Rooibos is my favourite hot beverage, and occasionally, cold beverage. It’s been months since I’ve cut out caffeine and I really feel great. Part of it is because of the way my body responds to caffeine – I wrote about it here.
I know a lot of people, both my and Grant’s mom among them, cannot stand the smell or taste of if.
But Rooibos tea is the favourite drink among many fictional characters (and their authors).
A signature drink, scent or style makes a character distinctive and gives their personalities dimensions, and in recent years, more of them are found with Rooibos tea in hand.
Investigating where Rooibos’ fiction popularity started
The first known mention of Rooibos tea in popular literature was by British-Zimbabwean writer, Alexander McCall Smith in the late ‘90s. Unbeknown to him, his best- selling novel series, the No. 1 Ladies’ Detective Agency, went a long way in putting Rooibos tea on the map.
The lead character and heroine of his story, Mma Precious Ramotswe, who starts her own detective agency in Botswana, has a penchant for Rooibos and often drinks it as she unravels one crime mystery after the next. Twenty-one novels in the series have been published to date with millions of copies sold worldwide. The books were also turned into a television series by the BBC and HBO several years ago.
According to Adele du Toit, spokesperson for the SA Rooibos Council, Rooibos tea sales jumped substantially once the novels took off. Ten years after the first novel was launched, Rooibos tea exports to the UK and US – where the books gained abrupt popularity – increased by ten- and five-fold, respectively.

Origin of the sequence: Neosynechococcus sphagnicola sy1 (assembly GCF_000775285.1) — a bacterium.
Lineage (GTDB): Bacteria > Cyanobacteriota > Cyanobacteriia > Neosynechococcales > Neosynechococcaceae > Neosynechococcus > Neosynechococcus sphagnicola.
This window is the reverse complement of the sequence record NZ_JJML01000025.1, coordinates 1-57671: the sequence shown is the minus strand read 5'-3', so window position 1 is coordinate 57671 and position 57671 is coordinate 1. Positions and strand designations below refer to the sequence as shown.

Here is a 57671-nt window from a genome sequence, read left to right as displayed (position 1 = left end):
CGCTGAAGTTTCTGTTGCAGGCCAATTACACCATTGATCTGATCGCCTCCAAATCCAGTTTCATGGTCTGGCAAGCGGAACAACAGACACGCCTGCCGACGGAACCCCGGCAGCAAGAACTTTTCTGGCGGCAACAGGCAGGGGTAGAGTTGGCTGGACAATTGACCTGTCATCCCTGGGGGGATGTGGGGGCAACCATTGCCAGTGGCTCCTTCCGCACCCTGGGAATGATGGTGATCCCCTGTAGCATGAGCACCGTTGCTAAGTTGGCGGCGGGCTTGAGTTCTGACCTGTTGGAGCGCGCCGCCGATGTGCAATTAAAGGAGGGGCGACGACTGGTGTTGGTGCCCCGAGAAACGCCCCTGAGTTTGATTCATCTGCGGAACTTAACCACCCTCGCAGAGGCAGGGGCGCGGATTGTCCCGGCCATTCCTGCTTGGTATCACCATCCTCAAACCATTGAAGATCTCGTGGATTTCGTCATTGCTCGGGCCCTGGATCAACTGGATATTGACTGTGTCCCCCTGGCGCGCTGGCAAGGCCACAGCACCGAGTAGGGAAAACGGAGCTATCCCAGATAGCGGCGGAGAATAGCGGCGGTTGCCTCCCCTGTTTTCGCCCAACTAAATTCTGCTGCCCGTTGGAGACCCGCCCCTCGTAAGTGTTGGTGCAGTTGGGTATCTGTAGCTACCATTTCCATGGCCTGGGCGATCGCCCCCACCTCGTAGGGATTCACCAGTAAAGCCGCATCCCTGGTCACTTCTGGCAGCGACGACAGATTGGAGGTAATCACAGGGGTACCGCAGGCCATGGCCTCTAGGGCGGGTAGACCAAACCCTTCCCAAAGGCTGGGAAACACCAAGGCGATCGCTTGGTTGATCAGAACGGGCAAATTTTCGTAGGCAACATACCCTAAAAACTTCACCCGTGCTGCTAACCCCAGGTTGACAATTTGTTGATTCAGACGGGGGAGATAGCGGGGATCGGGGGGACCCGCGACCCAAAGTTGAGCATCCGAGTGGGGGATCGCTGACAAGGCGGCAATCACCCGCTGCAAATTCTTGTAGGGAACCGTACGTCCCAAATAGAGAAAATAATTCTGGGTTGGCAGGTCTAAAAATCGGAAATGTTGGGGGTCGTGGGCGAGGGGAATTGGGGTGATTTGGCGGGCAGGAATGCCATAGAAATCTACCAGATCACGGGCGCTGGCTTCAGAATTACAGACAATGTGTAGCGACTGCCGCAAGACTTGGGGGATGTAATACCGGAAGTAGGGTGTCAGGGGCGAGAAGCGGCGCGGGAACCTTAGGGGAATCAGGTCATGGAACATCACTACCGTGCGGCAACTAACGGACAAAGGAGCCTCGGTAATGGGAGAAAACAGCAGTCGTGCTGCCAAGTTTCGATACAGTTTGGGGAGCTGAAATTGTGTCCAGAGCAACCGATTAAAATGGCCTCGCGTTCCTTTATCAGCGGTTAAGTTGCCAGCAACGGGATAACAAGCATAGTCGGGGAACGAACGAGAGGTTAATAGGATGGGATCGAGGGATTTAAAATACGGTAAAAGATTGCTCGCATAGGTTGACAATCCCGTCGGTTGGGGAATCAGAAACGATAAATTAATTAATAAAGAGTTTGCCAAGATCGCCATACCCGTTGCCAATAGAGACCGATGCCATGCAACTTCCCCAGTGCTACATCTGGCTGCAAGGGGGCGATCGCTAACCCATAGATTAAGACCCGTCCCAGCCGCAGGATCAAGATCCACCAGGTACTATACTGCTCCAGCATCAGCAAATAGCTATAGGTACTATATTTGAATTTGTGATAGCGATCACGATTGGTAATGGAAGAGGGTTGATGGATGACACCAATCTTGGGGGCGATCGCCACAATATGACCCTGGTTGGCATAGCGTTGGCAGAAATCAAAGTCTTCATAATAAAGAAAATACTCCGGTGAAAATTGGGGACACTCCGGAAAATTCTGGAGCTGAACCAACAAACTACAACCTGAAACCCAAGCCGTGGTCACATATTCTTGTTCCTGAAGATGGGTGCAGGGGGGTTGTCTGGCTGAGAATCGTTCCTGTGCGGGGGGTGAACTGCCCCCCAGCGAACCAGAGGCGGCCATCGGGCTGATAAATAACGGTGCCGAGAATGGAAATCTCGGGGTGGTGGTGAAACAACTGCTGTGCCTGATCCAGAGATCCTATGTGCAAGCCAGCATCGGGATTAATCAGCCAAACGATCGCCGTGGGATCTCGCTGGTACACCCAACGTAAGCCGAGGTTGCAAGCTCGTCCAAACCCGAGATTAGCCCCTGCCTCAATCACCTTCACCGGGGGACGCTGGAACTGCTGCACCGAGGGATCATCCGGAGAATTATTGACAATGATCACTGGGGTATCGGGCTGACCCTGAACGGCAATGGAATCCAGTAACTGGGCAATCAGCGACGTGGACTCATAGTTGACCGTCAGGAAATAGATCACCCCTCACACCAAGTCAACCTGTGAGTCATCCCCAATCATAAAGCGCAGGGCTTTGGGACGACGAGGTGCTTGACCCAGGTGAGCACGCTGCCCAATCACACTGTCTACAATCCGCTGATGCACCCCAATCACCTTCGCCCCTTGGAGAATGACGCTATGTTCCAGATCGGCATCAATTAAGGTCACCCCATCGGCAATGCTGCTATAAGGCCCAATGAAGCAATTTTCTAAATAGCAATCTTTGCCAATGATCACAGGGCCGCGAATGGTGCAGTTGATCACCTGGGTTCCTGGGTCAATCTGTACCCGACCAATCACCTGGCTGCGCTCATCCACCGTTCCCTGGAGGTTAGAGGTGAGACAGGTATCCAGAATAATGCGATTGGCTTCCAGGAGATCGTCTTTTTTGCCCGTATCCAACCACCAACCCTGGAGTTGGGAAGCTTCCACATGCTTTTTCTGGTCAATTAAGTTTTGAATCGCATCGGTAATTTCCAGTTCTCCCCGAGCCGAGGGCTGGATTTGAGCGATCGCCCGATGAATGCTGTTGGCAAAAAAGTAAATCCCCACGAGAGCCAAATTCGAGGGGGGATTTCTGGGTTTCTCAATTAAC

Detecting a Rooibos trend
The detectives in Scottish crime writer, Ian Rankin’s, Inspector Rebus novels, also started drinking the brew after he was introduced to it. Rankin says he first encountered the tea on a book tour held in South Africa a few years back. The publisher that was chaperoning him ordered it in a restaurant. The author declared that Rooibos has an earthier flavour than black tea and the fact that it has no caffeine means he can drink it all day while working without getting jittery.
Lekker local tea
The characters of local crime fiction author, Deon Meyer, also often drinks Rooibos. He says when developing his characters, he tries to match their personalities with real life to make them as realistic as possible to the reader. As most of his novels are set in South Africa, he refers to places, atmosphere, traditional food and flavours, such as Rooibos, that would give the reader a better sense of the setting.
Sleuthing and Rooibos
There appears to be a common thread among the characters that drink this uniquely South African tea – they are all the sleuthing type. This might be because of the tea’s high antioxidant content, which can help boost memory and concentration – vital for crime-solving.
Currently, an estimated 6 000 tons of Rooibos are exported annually to more than 30 countries.
Tell me about your favourite fictional character’s favourite drink.